Duncan says that while builders should use jump ducts in any new home with a forced-air HVAC system, retrofitting existing homes may not be cost-effective. However, if a home's occupants experience problems related to return air, such as extreme inefficiency, dampness or other comfort problems, jump ducts are worth considering. It is relatively straightforward to gain access to the space above the bedrooms and hall, and a central return can be accommodated in the main space of the house.

Habitat for Humanity

Habitat for Humanity International is a nonprofit, nondenominational Christian housing organization.

We welcome all people to join us as we build simple, decent, affordable houses in partnership with those who lack adequate shelter.

Since 1976, Habitat has built more than 175, 000 houses, providing shelter for nearly 900,000 people worldwide. Now at work in 100 countries, we are building a house every 26 minutes. By 2005, Habitat houses will be sheltering 1 million people.

Local Habitat affiliates coordinate house building and select partner families.

Habitat houses are purchased by the homeowner families. Three factors make the houses affordable to low-income people worldwide:

  • Houses are sold at no profit, with no interest
    charged on the mortgage
  • Homeowners and volunteers build the houses
    under trained supervision
  • Individuals, corporations, faith groups and others
    provide financial support

Homeowner families are chosen according to their need; their ability to repay the no-profit, no-interest mortgage; and their willingness to work in partnership with Habitat. Habitat for Humanity does not discriminate according to race, religion or ethnic group.


Doctors Without Borders 
What is Doctors Without Borders/Médecins Sans Frontières?

Doctors Without Borders/Médecins Sans Frontières (MSF) is an international independent medical humanitarian organization that delivers emergency aid to people affected by armed conflict, epidemics, natural or man-made disasters, or exclusion from health care in more than 70 countries.

Each year, MSF volunteer doctors, nurses, logisticians, water-and-sanitation experts, administrators, and other medical and non-medical professionals depart on more than 3,800 aid missions. They work alongside more than 22,500 locally hired staff to provide medical care.

In emergencies and their aftermath, MSF provides health care, rehabilitates and runs hospitals and clinics, performs surgery, battles epidemics, carries out vaccination campaigns, operates feeding centers for malnourished children, and offers mental health care. When needed, MSF also constructs wells and dispenses clean drinking water, and provides shelter materials like blankets and plastic sheeting.

Through longer-term programs, MSF treats patients with infectious diseases such as tuberculosis, sleeping sickness, and HIV/AIDS, and provides medical and psychological care to marginalized groups such as street children.

MSF was founded in 1971 as a nongovernmental organization to both provide emergency medical assistance and bear witness publicly to the plight of the people it assists. A private nonprofit association, MSF is an international network with sections in 19 countries.

Responding to Emergencies

MSF is often one of the first humanitarian organizations to arrive at the scene of an emergency. Its large-scale logistical capacity ensures that MSF emergency teams hit the ground with the specialized medical kits and equipment they need to start saving lives immediately.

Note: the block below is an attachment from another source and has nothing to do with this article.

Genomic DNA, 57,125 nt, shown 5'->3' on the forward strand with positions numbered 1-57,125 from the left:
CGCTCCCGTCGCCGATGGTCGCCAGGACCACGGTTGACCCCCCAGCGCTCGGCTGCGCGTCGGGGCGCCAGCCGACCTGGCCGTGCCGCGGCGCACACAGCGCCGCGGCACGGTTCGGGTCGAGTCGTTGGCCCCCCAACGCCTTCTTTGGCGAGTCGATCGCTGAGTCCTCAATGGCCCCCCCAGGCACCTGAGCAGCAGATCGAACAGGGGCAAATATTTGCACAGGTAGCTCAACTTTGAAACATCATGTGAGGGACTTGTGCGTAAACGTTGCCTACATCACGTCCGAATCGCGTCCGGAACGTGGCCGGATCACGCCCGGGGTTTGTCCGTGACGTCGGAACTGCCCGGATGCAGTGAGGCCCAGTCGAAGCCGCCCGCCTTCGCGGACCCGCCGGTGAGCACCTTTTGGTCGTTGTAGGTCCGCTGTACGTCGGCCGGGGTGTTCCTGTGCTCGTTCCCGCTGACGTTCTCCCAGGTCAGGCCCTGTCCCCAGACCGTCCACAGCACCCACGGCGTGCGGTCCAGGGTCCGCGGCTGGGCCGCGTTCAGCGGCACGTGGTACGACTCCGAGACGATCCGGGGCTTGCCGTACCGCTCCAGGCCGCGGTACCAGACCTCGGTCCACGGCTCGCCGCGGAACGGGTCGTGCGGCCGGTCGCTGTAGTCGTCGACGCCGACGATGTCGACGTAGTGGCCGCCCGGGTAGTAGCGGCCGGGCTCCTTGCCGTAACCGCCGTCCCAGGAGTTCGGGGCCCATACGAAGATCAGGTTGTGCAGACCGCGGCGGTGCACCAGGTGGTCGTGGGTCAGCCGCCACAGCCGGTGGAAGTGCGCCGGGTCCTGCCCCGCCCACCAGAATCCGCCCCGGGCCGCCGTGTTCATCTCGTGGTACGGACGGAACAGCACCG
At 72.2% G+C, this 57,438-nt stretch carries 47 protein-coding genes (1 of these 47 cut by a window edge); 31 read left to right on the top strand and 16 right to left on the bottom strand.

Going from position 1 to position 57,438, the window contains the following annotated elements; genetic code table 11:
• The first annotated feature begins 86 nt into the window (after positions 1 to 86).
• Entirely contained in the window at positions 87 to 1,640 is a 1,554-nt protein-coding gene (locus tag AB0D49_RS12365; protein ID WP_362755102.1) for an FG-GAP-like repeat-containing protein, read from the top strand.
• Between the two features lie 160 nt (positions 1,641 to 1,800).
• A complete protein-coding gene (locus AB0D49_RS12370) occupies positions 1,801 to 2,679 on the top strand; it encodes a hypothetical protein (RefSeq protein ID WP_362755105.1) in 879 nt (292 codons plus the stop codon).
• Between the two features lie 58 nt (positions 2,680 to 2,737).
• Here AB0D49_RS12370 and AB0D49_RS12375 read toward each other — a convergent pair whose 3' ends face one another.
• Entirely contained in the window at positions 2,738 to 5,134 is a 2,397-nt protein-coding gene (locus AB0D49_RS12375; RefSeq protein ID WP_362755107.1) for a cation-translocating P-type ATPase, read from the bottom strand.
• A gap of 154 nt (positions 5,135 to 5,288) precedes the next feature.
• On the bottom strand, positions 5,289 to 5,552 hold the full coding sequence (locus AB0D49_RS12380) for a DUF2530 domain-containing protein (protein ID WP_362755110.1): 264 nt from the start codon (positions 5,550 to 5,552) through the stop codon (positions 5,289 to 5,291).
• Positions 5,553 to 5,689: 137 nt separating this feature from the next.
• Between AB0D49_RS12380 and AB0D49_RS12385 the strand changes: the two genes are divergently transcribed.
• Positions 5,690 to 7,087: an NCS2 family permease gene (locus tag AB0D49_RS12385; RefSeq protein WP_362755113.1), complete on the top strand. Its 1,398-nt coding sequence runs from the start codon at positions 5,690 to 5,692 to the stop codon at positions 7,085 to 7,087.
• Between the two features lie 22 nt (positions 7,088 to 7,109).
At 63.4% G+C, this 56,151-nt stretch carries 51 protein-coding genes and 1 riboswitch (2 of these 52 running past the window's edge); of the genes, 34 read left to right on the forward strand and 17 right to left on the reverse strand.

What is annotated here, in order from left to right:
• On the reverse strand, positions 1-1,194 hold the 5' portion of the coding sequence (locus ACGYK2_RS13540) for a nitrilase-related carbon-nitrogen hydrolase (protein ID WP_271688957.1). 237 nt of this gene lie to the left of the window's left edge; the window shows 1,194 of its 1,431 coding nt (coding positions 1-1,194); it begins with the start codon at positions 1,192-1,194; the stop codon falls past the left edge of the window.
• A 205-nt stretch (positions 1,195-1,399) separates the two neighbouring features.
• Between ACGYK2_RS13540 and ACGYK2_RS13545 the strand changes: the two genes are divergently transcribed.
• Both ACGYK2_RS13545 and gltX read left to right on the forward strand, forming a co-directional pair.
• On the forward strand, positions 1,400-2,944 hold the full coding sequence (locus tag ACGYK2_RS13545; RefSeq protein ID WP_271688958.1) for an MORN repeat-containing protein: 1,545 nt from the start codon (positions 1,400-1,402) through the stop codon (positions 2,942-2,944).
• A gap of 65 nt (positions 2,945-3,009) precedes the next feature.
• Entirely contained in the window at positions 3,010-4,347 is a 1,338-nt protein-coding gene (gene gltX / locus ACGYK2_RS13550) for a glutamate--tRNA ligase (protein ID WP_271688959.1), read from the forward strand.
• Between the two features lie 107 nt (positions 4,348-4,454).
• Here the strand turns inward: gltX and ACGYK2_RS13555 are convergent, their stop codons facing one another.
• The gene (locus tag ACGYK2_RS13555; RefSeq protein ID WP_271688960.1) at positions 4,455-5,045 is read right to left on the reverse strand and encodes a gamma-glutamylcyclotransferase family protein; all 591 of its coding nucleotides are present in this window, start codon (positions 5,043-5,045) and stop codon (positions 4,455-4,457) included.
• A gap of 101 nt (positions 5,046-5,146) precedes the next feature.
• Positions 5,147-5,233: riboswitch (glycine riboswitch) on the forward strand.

Custom-designed by MSF for specific field situations, geographic conditions, and climates, a kit may contain a complete operating room, for example, or all of the supplies needed to treat hundreds of cholera patients. MSF kits and medical protocols have been replicated by relief organizations worldwide.

MSF has proven expertise in the field of epidemiology and is often called on to monitor, diagnose, and control outbreaks of diseases, such as cholera, meningitis, and measles.

Independent Humanitarian Action

MSF's decision to intervene in any country or crisis is based solely on an independent assessment of people's needs — not on political, economic, or religious interests. MSF does not take sides or intervene according to the demands of governments or warring parties.

MSF volunteers frequently work in the most remote or dangerous parts of the world. When crises unfold, they make themselves and their skills available on short notice, usually dedicating six to twelve months to each assignment. Their expenses are covered and they receive a modest stipend.

MSF teams are composed of international volunteers and skilled local staff. Together, they work closely with national medical professionals and cooperate with other aid organizations.

Speaking Out to End Suffering

MSF unites direct medical care with a commitment to speaking out against the causes of suffering and the obstacles to providing effective assistance. MSF volunteers raise the concerns of their patients with governments, the United Nations, other international bodies, the general public, and the media. In a wide range of circumstances, MSF volunteers have spoken out against violations of international humanitarian law they have witnessed — from Chechnya to Sudan.

Based on its field experience, MSF is addressing obstacles preventing people in the developing world from obtaining affordable, effective treatments for diseases such as HIV/AIDS, malaria, and tuberculosis. Through its Campaign for Access to Essential Medicines, MSF is advocating to lower drug prices, stimulate research and development of new treatments, and overcome trade and other barriers to accessing treatments.

In the United States and worldwide, MSF raises public awareness of the plight of people at risk. The organization sends field volunteers and staff to speak at international and national conferences, and arranges informational events and traveling exhibitions. Special public education projects have addressed the stark realities of living without access to medicines, the devastation caused by malnutrition, and the hardships of life in a refugee camp.